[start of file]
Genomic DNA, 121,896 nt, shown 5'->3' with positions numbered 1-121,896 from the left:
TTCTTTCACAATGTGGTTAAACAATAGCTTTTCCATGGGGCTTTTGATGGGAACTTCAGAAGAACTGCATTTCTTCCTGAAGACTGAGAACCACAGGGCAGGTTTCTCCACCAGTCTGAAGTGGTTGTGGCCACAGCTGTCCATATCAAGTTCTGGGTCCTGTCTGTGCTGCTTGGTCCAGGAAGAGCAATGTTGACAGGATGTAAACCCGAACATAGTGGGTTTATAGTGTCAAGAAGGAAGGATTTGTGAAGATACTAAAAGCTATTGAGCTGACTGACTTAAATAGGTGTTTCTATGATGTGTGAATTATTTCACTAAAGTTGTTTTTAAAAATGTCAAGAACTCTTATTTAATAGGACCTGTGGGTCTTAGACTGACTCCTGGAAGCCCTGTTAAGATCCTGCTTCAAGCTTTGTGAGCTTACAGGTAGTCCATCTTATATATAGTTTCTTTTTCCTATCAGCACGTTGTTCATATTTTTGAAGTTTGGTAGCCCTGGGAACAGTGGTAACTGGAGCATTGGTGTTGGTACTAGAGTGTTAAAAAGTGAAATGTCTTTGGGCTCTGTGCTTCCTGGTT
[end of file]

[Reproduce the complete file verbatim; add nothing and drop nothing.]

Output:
Genomic DNA, 121,896 nt, shown 5'->3' with positions numbered 1-121,896 from the left:
TTCTTTCACAATGTGGTTAAACAATAGCTTTTCCATGGGGCTTTTGATGGGAACTTCAGAAGAACTGCATTTCTTCCTGAAGACTGAGAACCACAGGGCAGGTTTCTCCACCAGTCTGAAGTGGTTGTGGCCACAGCTGTCCATATCAAGTTCTGGGTCCTGTCTGTGCTGCTTGGTCCAGGAAGAGCAATGTTGACAGGATGTAAACCCGAACATAGTGGGTTTATAGTGTCAAGAAGGAAGGATTTGTGAAGATACTAAAAGCTATTGAGCTGACTGACTTAAATAGGTGTTTCTATGATGTGTGAATTATTTCACTAAAGTTGTTTTTAAAAATGTCAAGAACTCTTATTTAATAGGACCTGTGGGTCTTAGACTGACTCCTGGAAGCCCTGTTAAGATCCTGCTTCAAGCTTTGTGAGCTTACAGGTAGTCCATCTTATATATAGTTTCTTTTTCCTATCAGCACGTTGTTCATATTTTTGAAGTTTGGTAGCCCTGGGAACAGTGGTAACTGGAGCATTGGTGTTGGTACTAGAGTGTTAAAAAGTGAAATGTCTTTGGGCTCTGTGCTTCCTGGTT